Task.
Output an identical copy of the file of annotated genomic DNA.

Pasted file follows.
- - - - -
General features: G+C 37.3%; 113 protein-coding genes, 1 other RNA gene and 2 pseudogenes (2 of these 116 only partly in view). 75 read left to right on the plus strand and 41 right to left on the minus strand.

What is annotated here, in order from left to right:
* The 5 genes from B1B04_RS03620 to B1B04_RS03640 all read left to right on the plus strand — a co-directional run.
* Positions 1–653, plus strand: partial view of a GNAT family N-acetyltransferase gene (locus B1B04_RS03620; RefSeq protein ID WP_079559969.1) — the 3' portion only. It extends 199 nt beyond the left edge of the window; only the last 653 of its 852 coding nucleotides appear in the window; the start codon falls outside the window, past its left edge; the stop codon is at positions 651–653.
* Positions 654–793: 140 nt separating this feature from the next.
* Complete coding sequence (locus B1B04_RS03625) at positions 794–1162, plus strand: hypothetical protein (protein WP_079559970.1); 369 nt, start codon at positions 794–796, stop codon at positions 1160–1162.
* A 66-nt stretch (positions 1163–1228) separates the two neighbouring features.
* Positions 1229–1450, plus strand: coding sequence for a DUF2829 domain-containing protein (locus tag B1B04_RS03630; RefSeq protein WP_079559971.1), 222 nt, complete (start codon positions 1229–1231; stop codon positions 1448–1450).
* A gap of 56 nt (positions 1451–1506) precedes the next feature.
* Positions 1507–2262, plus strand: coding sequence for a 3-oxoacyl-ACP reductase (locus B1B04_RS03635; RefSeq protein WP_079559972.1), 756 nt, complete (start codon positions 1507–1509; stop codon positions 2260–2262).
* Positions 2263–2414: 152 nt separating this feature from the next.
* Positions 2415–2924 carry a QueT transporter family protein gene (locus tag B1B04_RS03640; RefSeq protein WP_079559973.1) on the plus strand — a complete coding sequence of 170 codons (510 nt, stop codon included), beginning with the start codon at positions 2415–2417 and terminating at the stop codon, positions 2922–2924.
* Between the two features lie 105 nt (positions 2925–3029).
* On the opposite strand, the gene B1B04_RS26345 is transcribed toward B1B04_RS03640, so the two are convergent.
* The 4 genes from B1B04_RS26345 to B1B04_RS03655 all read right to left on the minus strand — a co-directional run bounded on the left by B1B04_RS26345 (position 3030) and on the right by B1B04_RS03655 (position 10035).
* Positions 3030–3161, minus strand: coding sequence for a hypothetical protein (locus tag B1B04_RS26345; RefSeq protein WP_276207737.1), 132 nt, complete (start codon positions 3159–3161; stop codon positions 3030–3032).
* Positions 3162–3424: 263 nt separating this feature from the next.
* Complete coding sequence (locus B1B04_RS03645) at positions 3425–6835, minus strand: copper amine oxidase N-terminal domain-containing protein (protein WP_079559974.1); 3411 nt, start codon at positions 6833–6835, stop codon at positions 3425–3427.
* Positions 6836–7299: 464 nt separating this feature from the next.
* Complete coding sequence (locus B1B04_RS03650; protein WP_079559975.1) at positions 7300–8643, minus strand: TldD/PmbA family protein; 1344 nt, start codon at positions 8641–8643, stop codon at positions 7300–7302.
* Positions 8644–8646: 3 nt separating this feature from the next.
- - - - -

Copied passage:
General features: G+C 37.3%; 113 protein-coding genes, 1 other RNA gene and 2 pseudogenes (2 of these 116 only partly in view). 75 read left to right on the plus strand and 41 right to left on the minus strand.

What is annotated here, in order from left to right:
* The 5 genes from B1B04_RS03620 to B1B04_RS03640 all read left to right on the plus strand — a co-directional run.
* Positions 1–653, plus strand: partial view of a GNAT family N-acetyltransferase gene (locus B1B04_RS03620; RefSeq protein ID WP_079559969.1) — the 3' portion only. It extends 199 nt beyond the left edge of the window; only the last 653 of its 852 coding nucleotides appear in the window; the start codon falls outside the window, past its left edge; the stop codon is at positions 651–653.
* Positions 654–793: 140 nt separating this feature from the next.
* Complete coding sequence (locus B1B04_RS03625) at positions 794–1162, plus strand: hypothetical protein (protein WP_079559970.1); 369 nt, start codon at positions 794–796, stop codon at positions 1160–1162.
* A 66-nt stretch (positions 1163–1228) separates the two neighbouring features.
* Positions 1229–1450, plus strand: coding sequence for a DUF2829 domain-containing protein (locus tag B1B04_RS03630; RefSeq protein WP_079559971.1), 222 nt, complete (start codon positions 1229–1231; stop codon positions 1448–1450).
* A gap of 56 nt (positions 1451–1506) precedes the next feature.
* Positions 1507–2262, plus strand: coding sequence for a 3-oxoacyl-ACP reductase (locus B1B04_RS03635; RefSeq protein WP_079559972.1), 756 nt, complete (start codon positions 1507–1509; stop codon positions 2260–2262).
* Positions 2263–2414: 152 nt separating this feature from the next.
* Positions 2415–2924 carry a QueT transporter family protein gene (locus tag B1B04_RS03640; RefSeq protein WP_079559973.1) on the plus strand — a complete coding sequence of 170 codons (510 nt, stop codon included), beginning with the start codon at positions 2415–2417 and terminating at the stop codon, positions 2922–2924.
* Between the two features lie 105 nt (positions 2925–3029).
* On the opposite strand, the gene B1B04_RS26345 is transcribed toward B1B04_RS03640, so the two are convergent.
* The 4 genes from B1B04_RS26345 to B1B04_RS03655 all read right to left on the minus strand — a co-directional run bounded on the left by B1B04_RS26345 (position 3030) and on the right by B1B04_RS03655 (position 10035).
* Positions 3030–3161, minus strand: coding sequence for a hypothetical protein (locus tag B1B04_RS26345; RefSeq protein WP_276207737.1), 132 nt, complete (start codon positions 3159–3161; stop codon positions 3030–3032).
* Positions 3162–3424: 263 nt separating this feature from the next.
* Complete coding sequence (locus B1B04_RS03645) at positions 3425–6835, minus strand: copper amine oxidase N-terminal domain-containing protein (protein WP_079559974.1); 3411 nt, start codon at positions 6833–6835, stop codon at positions 3425–3427.
* Positions 6836–7299: 464 nt separating this feature from the next.
* Complete coding sequence (locus B1B04_RS03650; protein WP_079559975.1) at positions 7300–8643, minus strand: TldD/PmbA family protein; 1344 nt, start codon at positions 8641–8643, stop codon at positions 7300–7302.
* Positions 8644–8646: 3 nt separating this feature from the next.